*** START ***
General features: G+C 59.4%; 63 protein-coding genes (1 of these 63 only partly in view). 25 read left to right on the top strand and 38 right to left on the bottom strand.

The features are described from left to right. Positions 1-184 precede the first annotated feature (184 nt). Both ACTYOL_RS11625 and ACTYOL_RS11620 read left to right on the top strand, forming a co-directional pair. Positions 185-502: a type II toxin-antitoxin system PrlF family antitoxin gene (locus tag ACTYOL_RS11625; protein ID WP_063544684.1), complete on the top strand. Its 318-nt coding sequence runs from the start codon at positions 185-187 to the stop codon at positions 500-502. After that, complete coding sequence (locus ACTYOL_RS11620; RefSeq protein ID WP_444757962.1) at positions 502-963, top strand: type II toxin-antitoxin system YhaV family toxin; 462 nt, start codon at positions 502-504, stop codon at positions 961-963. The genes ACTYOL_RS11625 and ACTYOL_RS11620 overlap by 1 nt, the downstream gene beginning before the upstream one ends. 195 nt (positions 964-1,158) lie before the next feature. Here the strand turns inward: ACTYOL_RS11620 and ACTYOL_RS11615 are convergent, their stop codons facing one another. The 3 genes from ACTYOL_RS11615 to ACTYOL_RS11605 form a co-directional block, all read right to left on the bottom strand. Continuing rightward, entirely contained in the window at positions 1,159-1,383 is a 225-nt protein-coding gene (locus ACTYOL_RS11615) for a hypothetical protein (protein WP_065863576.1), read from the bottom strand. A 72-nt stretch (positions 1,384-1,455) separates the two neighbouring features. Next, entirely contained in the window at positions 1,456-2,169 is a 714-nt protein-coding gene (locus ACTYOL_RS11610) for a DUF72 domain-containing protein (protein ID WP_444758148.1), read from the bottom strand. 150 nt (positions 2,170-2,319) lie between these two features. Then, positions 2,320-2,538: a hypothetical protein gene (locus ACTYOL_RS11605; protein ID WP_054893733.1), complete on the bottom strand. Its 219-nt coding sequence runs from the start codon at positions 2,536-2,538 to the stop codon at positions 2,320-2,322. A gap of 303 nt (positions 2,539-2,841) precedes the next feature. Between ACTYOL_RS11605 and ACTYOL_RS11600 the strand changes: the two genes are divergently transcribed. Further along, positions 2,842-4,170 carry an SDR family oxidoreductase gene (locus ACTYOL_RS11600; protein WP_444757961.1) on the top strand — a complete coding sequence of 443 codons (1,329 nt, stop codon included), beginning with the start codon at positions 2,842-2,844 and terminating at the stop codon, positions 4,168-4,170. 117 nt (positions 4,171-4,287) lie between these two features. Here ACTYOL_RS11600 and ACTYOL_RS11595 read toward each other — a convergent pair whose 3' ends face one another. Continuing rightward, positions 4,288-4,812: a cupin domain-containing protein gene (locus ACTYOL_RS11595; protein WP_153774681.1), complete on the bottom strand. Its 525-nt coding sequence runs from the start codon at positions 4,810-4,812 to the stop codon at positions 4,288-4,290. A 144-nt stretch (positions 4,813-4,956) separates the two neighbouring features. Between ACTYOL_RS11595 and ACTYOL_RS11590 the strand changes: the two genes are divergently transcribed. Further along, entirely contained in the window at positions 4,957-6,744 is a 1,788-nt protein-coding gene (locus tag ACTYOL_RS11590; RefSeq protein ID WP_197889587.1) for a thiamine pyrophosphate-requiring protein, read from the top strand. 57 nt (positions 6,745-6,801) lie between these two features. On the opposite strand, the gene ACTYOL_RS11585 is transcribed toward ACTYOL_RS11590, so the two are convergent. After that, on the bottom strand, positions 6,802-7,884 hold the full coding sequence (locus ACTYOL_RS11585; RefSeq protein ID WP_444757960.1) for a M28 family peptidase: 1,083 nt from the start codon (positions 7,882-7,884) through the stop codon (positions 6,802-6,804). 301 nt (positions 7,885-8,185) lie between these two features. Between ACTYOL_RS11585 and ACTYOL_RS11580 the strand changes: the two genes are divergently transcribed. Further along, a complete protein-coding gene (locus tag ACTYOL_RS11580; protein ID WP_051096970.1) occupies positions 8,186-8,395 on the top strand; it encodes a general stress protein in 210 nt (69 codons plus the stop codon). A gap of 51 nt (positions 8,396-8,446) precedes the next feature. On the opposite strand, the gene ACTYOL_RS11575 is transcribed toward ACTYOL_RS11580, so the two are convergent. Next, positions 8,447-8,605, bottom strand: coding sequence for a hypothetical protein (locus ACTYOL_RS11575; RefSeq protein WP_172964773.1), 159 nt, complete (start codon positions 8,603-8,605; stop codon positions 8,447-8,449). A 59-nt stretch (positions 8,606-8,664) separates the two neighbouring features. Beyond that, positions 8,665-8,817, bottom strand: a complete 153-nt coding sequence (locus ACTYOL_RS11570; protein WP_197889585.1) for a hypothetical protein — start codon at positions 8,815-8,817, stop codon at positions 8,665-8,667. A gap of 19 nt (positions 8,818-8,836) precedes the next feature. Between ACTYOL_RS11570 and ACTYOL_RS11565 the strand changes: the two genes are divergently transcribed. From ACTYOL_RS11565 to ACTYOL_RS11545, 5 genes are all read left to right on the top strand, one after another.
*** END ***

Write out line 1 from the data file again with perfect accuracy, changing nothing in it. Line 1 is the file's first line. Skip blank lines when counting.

General features: G+C 59.4%; 63 protein-coding genes (1 of these 63 only partly in view). 25 read left to right on the top strand and 38 right to left on the bottom strand.